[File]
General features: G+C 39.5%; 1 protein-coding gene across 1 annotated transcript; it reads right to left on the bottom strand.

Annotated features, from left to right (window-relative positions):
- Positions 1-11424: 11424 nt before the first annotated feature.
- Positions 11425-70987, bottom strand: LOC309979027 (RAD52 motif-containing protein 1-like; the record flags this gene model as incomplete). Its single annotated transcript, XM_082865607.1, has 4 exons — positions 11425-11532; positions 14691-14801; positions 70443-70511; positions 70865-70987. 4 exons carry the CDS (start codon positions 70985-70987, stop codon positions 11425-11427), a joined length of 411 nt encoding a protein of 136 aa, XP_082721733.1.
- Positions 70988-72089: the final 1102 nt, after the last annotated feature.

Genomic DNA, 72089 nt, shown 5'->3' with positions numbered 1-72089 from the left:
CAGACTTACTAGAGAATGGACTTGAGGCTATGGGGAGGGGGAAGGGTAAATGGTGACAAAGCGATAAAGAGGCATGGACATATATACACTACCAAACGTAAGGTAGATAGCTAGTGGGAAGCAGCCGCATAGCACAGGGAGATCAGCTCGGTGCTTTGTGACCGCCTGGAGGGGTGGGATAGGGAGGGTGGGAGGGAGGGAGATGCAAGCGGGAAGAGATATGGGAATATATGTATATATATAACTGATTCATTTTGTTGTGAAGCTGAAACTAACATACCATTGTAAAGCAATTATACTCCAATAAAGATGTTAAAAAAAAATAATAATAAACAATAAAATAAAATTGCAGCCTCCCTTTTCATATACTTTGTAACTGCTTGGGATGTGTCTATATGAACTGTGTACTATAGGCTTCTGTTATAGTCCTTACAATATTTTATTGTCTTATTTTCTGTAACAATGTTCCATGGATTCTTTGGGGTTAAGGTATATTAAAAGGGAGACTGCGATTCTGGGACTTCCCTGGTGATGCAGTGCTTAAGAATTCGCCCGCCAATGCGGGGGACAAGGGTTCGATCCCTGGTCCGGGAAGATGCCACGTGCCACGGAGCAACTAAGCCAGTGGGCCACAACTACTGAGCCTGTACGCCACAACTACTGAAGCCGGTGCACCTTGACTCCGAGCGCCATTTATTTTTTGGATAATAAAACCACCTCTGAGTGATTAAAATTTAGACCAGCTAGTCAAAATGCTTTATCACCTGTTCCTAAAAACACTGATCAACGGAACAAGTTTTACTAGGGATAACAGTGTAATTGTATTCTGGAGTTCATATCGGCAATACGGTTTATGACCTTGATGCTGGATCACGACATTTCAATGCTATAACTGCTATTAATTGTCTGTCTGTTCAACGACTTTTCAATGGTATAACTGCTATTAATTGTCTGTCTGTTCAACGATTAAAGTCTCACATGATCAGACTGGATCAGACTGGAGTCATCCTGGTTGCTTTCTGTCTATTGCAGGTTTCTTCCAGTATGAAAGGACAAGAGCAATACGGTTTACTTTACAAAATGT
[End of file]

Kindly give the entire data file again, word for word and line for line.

General features: G+C 39.5%; 1 protein-coding gene across 1 annotated transcript; it reads right to left on the bottom strand.

Annotated features, from left to right (window-relative positions):
- Positions 1-11424: 11424 nt before the first annotated feature.
- Positions 11425-70987, bottom strand: LOC309979027 (RAD52 motif-containing protein 1-like; the record flags this gene model as incomplete). Its single annotated transcript, XM_082865607.1, has 4 exons — positions 11425-11532; positions 14691-14801; positions 70443-70511; positions 70865-70987. 4 exons carry the CDS (start codon positions 70985-70987, stop codon positions 11425-11427), a joined length of 411 nt encoding a protein of 136 aa, XP_082721733.1.
- Positions 70988-72089: the final 1102 nt, after the last annotated feature.

Genomic DNA, 72089 nt, shown 5'->3' with positions numbered 1-72089 from the left:
CAGACTTACTAGAGAATGGACTTGAGGCTATGGGGAGGGGGAAGGGTAAATGGTGACAAAGCGATAAAGAGGCATGGACATATATACACTACCAAACGTAAGGTAGATAGCTAGTGGGAAGCAGCCGCATAGCACAGGGAGATCAGCTCGGTGCTTTGTGACCGCCTGGAGGGGTGGGATAGGGAGGGTGGGAGGGAGGGAGATGCAAGCGGGAAGAGATATGGGAATATATGTATATATATAACTGATTCATTTTGTTGTGAAGCTGAAACTAACATACCATTGTAAAGCAATTATACTCCAATAAAGATGTTAAAAAAAAATAATAATAAACAATAAAATAAAATTGCAGCCTCCCTTTTCATATACTTTGTAACTGCTTGGGATGTGTCTATATGAACTGTGTACTATAGGCTTCTGTTATAGTCCTTACAATATTTTATTGTCTTATTTTCTGTAACAATGTTCCATGGATTCTTTGGGGTTAAGGTATATTAAAAGGGAGACTGCGATTCTGGGACTTCCCTGGTGATGCAGTGCTTAAGAATTCGCCCGCCAATGCGGGGGACAAGGGTTCGATCCCTGGTCCGGGAAGATGCCACGTGCCACGGAGCAACTAAGCCAGTGGGCCACAACTACTGAGCCTGTACGCCACAACTACTGAAGCCGGTGCACCTTGACTCCGAGCGCCATTTATTTTTTGGATAATAAAACCACCTCTGAGTGATTAAAATTTAGACCAGCTAGTCAAAATGCTTTATCACCTGTTCCTAAAAACACTGATCAACGGAACAAGTTTTACTAGGGATAACAGTGTAATTGTATTCTGGAGTTCATATCGGCAATACGGTTTATGACCTTGATGCTGGATCACGACATTTCAATGCTATAACTGCTATTAATTGTCTGTCTGTTCAACGACTTTTCAATGGTATAACTGCTATTAATTGTCTGTCTGTTCAACGATTAAAGTCTCACATGATCAGACTGGATCAGACTGGAGTCATCCTGGTTGCTTTCTGTCTATTGCAGGTTTCTTCCAGTATGAAAGGACAAGAGCAATACGGTTTACTTTACAAAATGT